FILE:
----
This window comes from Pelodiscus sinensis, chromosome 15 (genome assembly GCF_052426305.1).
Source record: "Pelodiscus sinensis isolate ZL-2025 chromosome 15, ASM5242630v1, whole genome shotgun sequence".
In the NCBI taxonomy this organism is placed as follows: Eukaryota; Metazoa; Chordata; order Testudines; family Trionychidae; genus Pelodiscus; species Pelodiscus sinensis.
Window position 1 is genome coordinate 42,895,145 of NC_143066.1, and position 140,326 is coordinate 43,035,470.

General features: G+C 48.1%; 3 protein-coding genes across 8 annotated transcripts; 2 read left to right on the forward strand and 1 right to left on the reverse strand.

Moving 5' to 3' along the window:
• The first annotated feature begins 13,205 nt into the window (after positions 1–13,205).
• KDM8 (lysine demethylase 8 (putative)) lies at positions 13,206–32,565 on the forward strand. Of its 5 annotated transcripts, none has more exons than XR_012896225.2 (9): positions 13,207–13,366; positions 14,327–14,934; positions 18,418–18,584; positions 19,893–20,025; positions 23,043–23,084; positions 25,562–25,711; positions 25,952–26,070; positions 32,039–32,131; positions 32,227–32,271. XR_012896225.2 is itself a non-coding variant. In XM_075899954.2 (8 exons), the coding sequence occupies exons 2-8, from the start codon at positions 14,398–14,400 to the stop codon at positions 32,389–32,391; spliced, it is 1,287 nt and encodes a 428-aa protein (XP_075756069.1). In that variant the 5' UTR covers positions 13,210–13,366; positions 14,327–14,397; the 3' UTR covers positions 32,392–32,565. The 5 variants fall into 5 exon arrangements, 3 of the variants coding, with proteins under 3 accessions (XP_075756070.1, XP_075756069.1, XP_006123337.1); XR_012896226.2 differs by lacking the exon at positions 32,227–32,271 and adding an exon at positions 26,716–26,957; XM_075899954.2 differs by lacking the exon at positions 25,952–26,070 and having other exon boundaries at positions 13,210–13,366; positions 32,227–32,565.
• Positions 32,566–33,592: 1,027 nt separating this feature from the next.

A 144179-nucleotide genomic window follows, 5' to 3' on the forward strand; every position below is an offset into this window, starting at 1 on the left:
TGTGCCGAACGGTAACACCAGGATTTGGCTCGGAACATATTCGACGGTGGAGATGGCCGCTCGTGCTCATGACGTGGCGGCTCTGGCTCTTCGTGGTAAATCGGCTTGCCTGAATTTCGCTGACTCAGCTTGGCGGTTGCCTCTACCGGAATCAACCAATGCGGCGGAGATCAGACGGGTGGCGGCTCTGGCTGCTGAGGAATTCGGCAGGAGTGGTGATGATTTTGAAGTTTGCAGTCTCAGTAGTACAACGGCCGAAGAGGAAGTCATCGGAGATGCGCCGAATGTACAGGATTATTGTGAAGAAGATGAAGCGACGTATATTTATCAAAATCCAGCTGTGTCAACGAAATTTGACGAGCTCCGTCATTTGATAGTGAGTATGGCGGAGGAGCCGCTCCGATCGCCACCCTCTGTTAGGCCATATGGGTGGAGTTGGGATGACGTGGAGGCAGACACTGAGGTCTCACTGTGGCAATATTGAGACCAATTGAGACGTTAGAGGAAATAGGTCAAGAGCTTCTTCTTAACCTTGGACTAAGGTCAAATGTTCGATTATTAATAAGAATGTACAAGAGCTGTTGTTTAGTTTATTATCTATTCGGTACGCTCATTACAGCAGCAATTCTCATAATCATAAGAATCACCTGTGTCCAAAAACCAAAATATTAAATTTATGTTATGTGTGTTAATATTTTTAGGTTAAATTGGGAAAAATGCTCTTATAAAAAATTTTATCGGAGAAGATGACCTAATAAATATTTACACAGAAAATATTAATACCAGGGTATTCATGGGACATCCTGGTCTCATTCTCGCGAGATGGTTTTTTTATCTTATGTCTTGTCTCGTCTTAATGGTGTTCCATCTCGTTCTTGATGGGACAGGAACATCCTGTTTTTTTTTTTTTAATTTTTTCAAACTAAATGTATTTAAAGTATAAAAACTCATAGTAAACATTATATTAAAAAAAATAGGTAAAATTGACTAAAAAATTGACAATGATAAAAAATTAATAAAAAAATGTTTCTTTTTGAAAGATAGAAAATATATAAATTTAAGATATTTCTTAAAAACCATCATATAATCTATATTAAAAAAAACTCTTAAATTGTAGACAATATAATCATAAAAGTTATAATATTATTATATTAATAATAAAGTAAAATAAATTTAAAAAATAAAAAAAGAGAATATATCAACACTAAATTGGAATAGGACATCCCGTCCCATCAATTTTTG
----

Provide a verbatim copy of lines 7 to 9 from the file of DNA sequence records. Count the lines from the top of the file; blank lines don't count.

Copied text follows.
• The first annotated feature begins 13,205 nt into the window (after positions 1–13,205).
• KDM8 (lysine demethylase 8 (putative)) lies at positions 13,206–32,565 on the forward strand. Of its 5 annotated transcripts, none has more exons than XR_012896225.2 (9): positions 13,207–13,366; positions 14,327–14,934; positions 18,418–18,584; positions 19,893–20,025; positions 23,043–23,084; positions 25,562–25,711; positions 25,952–26,070; positions 32,039–32,131; positions 32,227–32,271. XR_012896225.2 is itself a non-coding variant. In XM_075899954.2 (8 exons), the coding sequence occupies exons 2-8, from the start codon at positions 14,398–14,400 to the stop codon at positions 32,389–32,391; spliced, it is 1,287 nt and encodes a 428-aa protein (XP_075756069.1). In that variant the 5' UTR covers positions 13,210–13,366; positions 14,327–14,397; the 3' UTR covers positions 32,392–32,565. The 5 variants fall into 5 exon arrangements, 3 of the variants coding, with proteins under 3 accessions (XP_075756070.1, XP_075756069.1, XP_006123337.1); XR_012896226.2 differs by lacking the exon at positions 32,227–32,271 and adding an exon at positions 26,716–26,957; XM_075899954.2 differs by lacking the exon at positions 25,952–26,070 and having other exon boundaries at positions 13,210–13,366; positions 32,227–32,565.
• Positions 32,566–33,592: 1,027 nt separating this feature from the next.